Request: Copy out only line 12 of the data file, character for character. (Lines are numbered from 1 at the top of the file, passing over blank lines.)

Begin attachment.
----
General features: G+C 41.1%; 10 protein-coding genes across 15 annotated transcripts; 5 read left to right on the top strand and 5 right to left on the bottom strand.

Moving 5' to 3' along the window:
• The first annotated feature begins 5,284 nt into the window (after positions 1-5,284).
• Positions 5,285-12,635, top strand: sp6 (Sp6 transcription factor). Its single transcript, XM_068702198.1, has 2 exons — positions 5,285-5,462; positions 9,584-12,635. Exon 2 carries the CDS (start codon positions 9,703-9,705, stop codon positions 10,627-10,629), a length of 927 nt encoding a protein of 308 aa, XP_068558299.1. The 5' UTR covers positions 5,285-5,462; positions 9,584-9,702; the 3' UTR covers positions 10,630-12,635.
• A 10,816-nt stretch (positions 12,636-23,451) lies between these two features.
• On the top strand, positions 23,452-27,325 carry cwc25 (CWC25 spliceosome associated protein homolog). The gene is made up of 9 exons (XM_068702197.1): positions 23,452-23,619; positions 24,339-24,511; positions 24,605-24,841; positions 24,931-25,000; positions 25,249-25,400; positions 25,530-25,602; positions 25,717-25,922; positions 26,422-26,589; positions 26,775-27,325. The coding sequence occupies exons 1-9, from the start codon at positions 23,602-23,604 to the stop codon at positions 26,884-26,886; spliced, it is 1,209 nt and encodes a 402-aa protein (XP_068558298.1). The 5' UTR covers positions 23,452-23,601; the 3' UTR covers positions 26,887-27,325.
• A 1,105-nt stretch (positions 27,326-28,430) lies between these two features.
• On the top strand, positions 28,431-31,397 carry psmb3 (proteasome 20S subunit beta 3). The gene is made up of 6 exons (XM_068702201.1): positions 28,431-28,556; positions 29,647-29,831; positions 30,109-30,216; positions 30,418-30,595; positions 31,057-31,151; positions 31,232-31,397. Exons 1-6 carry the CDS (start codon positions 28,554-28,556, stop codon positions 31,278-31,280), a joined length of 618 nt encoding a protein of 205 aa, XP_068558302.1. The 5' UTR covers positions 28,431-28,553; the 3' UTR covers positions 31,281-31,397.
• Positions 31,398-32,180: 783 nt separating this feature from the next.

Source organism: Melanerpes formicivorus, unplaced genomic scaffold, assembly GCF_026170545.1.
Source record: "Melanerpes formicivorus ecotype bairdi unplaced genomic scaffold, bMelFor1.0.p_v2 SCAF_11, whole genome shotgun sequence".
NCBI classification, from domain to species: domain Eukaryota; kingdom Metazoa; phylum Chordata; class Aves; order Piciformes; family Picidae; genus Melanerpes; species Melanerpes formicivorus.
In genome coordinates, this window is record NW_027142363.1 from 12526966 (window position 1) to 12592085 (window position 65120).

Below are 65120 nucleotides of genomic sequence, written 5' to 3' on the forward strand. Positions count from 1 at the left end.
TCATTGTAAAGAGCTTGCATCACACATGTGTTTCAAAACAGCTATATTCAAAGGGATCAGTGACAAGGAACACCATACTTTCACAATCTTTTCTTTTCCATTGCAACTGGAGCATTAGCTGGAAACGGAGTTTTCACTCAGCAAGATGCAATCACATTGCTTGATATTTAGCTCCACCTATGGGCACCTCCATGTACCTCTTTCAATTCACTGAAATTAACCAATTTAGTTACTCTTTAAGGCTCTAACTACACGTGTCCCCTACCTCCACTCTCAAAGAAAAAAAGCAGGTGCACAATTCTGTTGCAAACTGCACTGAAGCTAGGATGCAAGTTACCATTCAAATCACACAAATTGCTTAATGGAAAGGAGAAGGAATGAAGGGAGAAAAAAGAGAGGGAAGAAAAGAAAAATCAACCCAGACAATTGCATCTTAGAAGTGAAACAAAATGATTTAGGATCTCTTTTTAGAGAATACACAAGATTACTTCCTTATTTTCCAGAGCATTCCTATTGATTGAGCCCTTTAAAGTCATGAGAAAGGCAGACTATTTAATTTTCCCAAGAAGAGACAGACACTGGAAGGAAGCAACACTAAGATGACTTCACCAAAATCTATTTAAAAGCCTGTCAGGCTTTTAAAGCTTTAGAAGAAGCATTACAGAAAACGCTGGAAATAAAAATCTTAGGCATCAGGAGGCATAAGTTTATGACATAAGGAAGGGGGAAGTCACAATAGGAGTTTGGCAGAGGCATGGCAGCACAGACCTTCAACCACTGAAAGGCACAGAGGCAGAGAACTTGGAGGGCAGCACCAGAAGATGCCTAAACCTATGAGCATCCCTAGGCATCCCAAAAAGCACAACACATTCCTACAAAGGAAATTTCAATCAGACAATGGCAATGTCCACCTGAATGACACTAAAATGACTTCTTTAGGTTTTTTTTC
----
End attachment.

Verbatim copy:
NCBI classification, from domain to species: domain Eukaryota; kingdom Metazoa; phylum Chordata; class Aves; order Piciformes; family Picidae; genus Melanerpes; species Melanerpes formicivorus.